Then let ua equally denounce the royal anarchist w h J,
In cold blood and in anug safety, murder a million
fellow men Intrusted to their protecting care.
Time will be when aoclety will include nations
within its organisation, when united navies will
patrol the seas In the interest of peace and united
armies will police the land.
Then any ruler who disturbs the peace will be
arrested and Jailed and any king "by the grace of
God" who commita. Inspires or instigates murder will
be duly aad properly hanged-
Heaven speed that happy day! ,
Springfield Republican: Washington
hosteews will have the Job of tlwlr live
this winter In keeping the diplomat
Philadelphia Inquirer: Fuxar may be a
good heart tonic as a medico says, but
the prices of it of late haa taken nil the
heart out of the avrrage citizen.
. Indianapolis News: Meat prices, says
the market page, are lower. You mlaht
mention this to your butcher If you have
lota of time and notnlng elee to talk
Ft. Paul I'lspatcli: Be.fore you men be
gin facetious remarks about the fall head
gear of the women, hnve a look at the
bizarre shapes of the new men's soft and
Chicago Herald: Canada's versatility is
shown by the fact that alio is busily
engaged In getting ready for war and
for the celebration of the hundred years
of peace at the same time.
Detroit Free Press: A daring specula
tor down east ran 2or up to S,5 and
then went broke. We don't belTeve In
watching the clock, but a man ought to
know when ifa quitting time.
New York World: The long-expected
activity In the western mule market aa a
result of war Is at last In evidence. Prices
are up sharply, and the nation that gets
the most mules will dictate peace.
Pittsburgh Dispatch. A parcel ucet rate
of $1.32 on an eleven-pound package from
New York to Pan Francisco and of 81
cents from Germany to the same desti
nation seems a careful discrimination In
pfavor of the foreign shopper.
Louisville Courier-Journal: New York
has at laat an ordinance under which
street cars stop at street Intersections
before crossing the street. It Is an excel
lent plan, as Louisville and other pro
gressive cities know by experience.
Advice to Correspondents.
If the American war correspondents rvho
have rushed to Europe wish to keep right
up with the news, they should have their
home papers sent to them regularly.
San Francisco Chronicle.
It Is an altogether wrong Impression which some
people have derived from too much talk about buy
ing foreign ships and to the effect that America
haa no vesaela at sJL The figures for the world's
shipping for ISIS show that we stand ascend In ton
nage among natlona. Hare are the leading totals:
Great Britain. 19.iO.aW; United Statea, T 8M.5X7; Ger
man empire, 4. MS, 096; Norway &2SS.08T; France, X.OKS.0;
Italy. 1.4M.MS; Japan. LTS,ITT. Transoceanic shipping
figures more prominently la the news Items than
great lakes and coastwise trade, benoe the mistake
ao often made by those who talk at large,
"Women sre the spice of llf." '
"That a the time yon sOW something "
"And life without spice would be '
"Spice? I thought you said spies;" re
plied the man whose wife hsd found a
pokrr clilp In hla pocket. Houston Post.
"Yls." said rasey, "the simple idjot sez
to me: 'la . Cassldv related to yV sea
"I'M he say thot?" Interrupted Casaldv.'
"He did. an" I sei to him. If I fought
Cassldy had wan drop o' mv blood in his
veins I'd cut it out of him."
"Kalx, If I had I'd let ye."-Tlt-BItS.
"Some of your hymns are very poor
pi.rtry." sld the crltlcsl theologian.
"That doesn't signify anything." re
plied the clergyman. "We all knew of
aome vry fin- poetry that would make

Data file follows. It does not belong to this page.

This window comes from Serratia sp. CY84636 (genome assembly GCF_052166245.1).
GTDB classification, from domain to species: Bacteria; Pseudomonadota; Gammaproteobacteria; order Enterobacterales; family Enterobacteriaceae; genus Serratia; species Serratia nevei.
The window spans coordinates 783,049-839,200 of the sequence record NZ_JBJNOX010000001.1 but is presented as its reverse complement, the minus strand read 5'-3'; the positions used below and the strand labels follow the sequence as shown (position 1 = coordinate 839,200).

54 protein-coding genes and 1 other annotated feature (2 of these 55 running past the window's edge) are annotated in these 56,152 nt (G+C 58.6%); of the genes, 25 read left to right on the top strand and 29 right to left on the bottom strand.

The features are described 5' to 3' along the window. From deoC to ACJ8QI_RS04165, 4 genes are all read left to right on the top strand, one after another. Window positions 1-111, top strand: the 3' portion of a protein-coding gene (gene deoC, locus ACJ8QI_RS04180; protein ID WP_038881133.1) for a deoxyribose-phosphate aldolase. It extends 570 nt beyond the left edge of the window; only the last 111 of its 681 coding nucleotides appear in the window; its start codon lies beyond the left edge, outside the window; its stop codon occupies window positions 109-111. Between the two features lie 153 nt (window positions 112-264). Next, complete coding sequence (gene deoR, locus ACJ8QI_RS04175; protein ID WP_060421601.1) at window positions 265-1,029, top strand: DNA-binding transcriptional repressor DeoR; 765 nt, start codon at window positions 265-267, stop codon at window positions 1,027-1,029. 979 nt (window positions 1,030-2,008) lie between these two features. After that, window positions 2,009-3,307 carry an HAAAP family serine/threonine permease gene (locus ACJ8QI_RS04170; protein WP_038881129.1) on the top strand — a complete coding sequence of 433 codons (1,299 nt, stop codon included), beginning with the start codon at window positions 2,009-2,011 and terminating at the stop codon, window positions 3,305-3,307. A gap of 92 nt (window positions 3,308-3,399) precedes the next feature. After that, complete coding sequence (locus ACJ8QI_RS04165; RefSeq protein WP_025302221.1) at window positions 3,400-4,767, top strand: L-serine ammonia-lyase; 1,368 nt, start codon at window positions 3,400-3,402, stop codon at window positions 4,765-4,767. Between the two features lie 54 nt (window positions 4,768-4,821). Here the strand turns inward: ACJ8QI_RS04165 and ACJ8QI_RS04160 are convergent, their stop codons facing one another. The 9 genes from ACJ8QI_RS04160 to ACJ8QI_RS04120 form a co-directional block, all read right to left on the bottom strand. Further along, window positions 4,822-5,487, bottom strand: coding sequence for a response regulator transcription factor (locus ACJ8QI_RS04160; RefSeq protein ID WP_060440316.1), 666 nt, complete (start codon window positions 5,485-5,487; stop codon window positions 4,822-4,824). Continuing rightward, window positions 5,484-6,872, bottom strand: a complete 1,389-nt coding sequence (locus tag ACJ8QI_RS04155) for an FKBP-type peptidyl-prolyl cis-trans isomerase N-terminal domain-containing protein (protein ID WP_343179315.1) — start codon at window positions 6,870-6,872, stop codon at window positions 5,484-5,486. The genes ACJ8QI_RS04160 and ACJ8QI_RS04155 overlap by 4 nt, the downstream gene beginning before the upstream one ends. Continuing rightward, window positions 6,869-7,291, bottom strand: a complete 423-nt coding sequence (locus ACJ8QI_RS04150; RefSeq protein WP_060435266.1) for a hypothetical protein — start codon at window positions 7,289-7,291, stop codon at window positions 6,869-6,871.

exceed'rgly poor humns." Washington
"Why o they call that game of cards
"Well It Is principally a ame of come
across.' -Louisviln t'ourler-Journnl.
"I guess It Is nothing more' than an Idle
"Idle? t guess oot. It is the busiest
olf! rumor that ever happened." Brooklyn
Mr. K.-i'm certain your butcher 'gives
you short weight for your money.
Mra. K. Hut consider, my dear, the long
wait you give him for his. Stray Stories.
"I see now, according to a famous doc
tor, that the human family is likely to
become a one-toed race,". said the pea-
"Well, thst means fewer corns, re
plied the optimist.
A ROSEBUSH GREW.
William Struthers In Boston Transcript
A rosebush grew, untended, many a day
In a closed yard nigh where the town-tide
Hidden from city's comedy of showa.
Open to wind and rain and sunshine ray
Tet no rosebloom In rosetlme came, ite
Never Ita leaf trembling felt the throea
Of birth, the mother's joy .commingled
When summer pipers 'mid the air would
But in September, look? a .blushing
One only! Say, la it for one lone heart,
A youth. Toil's slave through every sunlit
To pluck and take on daytime fancy
quest: To clasp at night when, from his sleeping
Free-wlnsed soul-dreams on far Journeys
lllDIIDI INON POISONOUS!
Make Your Home Safe
Safe Home Matches
They are the strong
est, sturdiest, safest
matches in the
They light almost
anywhere. These are
real safety matches.
They don't spark.
They don't sputter.
The heads don't fall
off. The sticks are
They are non-poisonous
in every respectwith the !
new Federal law de
signed to protect match',
factory employees, as
well as to remove a
poison from the reach
of children in American
You owe it to yourself,'
your family and the
community in which
you live to use the safest
matches , you can find.
The first step in that
direction is: Buy Safe
Ask for them by name.
5c. AH grocers.
Selling Office Space
is the same as selling anything else. It is
not a sale unless all concerned are satisfied.
Our tenants are better satisfied because we give :
them the best there is in service, location, attention, .
cleanliness, fresh air and plenty of light
A TRIAL IS ALWAYS A SALE IN THE
TK balding that is eriwayt new
OFFICE ROOM 103.
Vtti in mora Homes thsi gay two ether bruuk
v vvtuca iccr conDlata
ser-Busch Company of Nebraska
Rosenfeld Liquor Company'
Council Bluffs. Iowa
Family Trade Supplied by C. H.
Hansen, Dealer Phone Donj . 2505